Tag Archives: Bangkok

First Batch of Thailand Photos!

Bangkok on Flickr

Alright, so it’s finally happening, this is quite the week!

In addition to launching my new ChicagoNow blog: Focal Points. I’m getting started on my Thailand photos! I was able to get through 26 photos from my first day in Bangkok.

Hopefully I’ll be posting more daily until I’ve cranked them all out. Thailand, and my Tokyo blog entry are my #1 priorities for this blog in the next few weeks. I’m planning on going back and retroactively adding photos to the existing entries, like so. After that I’ve got a host of other things I cannot wait to share with you folks as well!

Thanks for your patience and I hope you enjoy.

Bangkok Part 1 on Flickr

4 Hours in Malaysia / 26 Hours in Tokyo – Part 1

After leaving Bangkok I landed in Kuala Lumpur for a 4 hour layover. Just long enough to get bored to tears in an airport but not long enough to leave said airport.

I wandered around they duty free shops for a bit and decided to get a bite to eat at the Malaysian noodle place called Nööödles. I got the “beef balls and herbs soup” and a coke for what equated to around $7, not half bad. After that I stumbled onto the airport Starbucks which had a free open WiFi connection… Sweet! Only problem though? No way to charge my devices.. Kuala Lumpur is the only stop on my trip that doesn’t use the standard US two prong wall socket and I didn’t bring my adaptor kit with me. Luckily enough there was an electronics store right below where I was able to pick up one of those little adaptor switch boxes for around $10.

I did have a momentary nerd out moment in there however. They had TONS of Japanese video games for sale and all sorts of bizarre bootleg devices. This was the kind of stuff that 10 year old me dreamed of. I got really really excited at the idea of buying something to bring home and play… Then I remembered that this isn’t the days of old where you could get a cartridge adaptor for your NES and just play Japanese games, the whole industry has switched to optical media which simply won’t play without modding your systems, which thanks to the DMCA is illegal in the USA and with companies like Microsoft blocks you from getting online. Damn. Stupid regions. Stupid DMCA. Stupid Microsoft.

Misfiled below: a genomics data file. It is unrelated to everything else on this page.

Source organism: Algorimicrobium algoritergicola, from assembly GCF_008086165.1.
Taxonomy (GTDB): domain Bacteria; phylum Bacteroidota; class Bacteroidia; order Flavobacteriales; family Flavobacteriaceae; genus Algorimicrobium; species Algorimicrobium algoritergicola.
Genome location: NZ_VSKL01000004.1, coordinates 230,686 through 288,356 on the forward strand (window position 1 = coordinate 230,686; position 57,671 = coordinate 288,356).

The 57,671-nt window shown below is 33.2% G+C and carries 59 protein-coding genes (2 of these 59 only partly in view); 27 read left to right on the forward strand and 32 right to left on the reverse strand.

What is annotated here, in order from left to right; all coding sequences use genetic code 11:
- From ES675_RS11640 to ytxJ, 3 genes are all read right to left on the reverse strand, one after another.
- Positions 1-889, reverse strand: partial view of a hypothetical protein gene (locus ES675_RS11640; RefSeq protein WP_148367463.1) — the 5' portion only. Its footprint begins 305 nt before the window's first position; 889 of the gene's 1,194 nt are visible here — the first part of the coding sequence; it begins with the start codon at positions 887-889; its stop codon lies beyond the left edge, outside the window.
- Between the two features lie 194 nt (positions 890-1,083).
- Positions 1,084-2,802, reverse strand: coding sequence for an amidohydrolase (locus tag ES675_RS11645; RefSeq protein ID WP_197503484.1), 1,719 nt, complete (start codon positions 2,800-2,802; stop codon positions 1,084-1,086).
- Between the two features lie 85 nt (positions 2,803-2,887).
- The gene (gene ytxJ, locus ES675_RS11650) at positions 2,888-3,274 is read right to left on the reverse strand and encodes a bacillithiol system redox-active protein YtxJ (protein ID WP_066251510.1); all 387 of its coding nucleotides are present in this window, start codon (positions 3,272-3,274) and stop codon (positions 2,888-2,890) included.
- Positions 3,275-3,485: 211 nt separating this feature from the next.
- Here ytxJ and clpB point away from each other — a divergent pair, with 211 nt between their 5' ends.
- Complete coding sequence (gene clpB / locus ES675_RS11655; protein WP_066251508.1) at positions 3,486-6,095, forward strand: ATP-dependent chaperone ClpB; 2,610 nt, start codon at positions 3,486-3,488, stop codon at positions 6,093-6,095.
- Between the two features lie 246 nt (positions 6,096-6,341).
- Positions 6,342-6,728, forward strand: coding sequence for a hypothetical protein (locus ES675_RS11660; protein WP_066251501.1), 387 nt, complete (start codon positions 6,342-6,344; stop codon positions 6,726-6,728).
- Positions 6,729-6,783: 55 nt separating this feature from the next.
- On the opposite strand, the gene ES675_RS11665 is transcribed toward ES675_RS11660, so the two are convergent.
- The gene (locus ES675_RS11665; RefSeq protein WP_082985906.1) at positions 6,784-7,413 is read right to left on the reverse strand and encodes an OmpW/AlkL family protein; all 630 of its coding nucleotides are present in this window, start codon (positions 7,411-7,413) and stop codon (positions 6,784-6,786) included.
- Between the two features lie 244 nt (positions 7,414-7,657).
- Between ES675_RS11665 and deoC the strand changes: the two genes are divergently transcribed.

After I got over my heartbreak on this I went back to Starbucks, plugged in and I was off and running! (Note: the iPad’s battery would have no doubt made it fine through my flight to Tokyo, but I knew I was going to use it heavily in the next day so I wanted to start off with a fresh full charge.

I arrived at the Narita airport and wandered around a bit, taking a moment to use the bathroom, clean myself up and change into jeans. It’s 84 degrees here, a huge break compared to the sweltering heat and humidity of Thailand, I’m excited to be wearing jeans again.